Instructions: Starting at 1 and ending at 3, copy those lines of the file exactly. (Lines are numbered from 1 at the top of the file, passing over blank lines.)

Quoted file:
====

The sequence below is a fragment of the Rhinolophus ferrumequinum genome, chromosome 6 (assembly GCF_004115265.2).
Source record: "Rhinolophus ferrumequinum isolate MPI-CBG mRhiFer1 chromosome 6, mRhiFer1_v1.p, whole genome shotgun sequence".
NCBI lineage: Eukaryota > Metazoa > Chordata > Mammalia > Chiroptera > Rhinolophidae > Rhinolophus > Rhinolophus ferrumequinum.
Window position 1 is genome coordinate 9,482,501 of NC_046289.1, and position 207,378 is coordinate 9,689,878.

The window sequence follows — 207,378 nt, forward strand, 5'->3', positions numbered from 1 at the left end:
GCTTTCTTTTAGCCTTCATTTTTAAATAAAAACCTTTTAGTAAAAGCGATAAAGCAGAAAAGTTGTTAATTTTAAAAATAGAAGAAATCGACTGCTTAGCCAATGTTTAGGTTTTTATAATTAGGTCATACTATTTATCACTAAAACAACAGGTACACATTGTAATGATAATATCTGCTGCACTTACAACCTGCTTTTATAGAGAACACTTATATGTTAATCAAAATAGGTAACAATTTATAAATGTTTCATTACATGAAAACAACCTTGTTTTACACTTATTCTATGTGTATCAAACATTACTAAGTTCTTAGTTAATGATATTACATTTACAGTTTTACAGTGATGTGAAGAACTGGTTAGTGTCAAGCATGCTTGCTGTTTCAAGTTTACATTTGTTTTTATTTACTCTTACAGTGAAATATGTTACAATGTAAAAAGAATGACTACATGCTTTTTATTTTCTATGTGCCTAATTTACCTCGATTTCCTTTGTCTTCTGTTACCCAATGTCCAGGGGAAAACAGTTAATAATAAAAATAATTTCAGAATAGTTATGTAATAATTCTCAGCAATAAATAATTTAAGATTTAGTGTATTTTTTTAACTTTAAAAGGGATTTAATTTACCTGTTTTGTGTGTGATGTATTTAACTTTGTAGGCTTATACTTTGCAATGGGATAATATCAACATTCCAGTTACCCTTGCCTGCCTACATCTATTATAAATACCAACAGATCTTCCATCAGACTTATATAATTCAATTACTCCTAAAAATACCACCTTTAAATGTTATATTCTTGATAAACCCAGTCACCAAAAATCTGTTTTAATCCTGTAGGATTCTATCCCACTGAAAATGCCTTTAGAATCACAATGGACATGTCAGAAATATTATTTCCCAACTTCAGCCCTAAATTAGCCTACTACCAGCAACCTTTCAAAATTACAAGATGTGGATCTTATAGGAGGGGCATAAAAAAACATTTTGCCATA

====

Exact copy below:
The sequence below is a fragment of the Rhinolophus ferrumequinum genome, chromosome 6 (assembly GCF_004115265.2).
Source record: "Rhinolophus ferrumequinum isolate MPI-CBG mRhiFer1 chromosome 6, mRhiFer1_v1.p, whole genome shotgun sequence".
NCBI lineage: Eukaryota > Metazoa > Chordata > Mammalia > Chiroptera > Rhinolophidae > Rhinolophus > Rhinolophus ferrumequinum.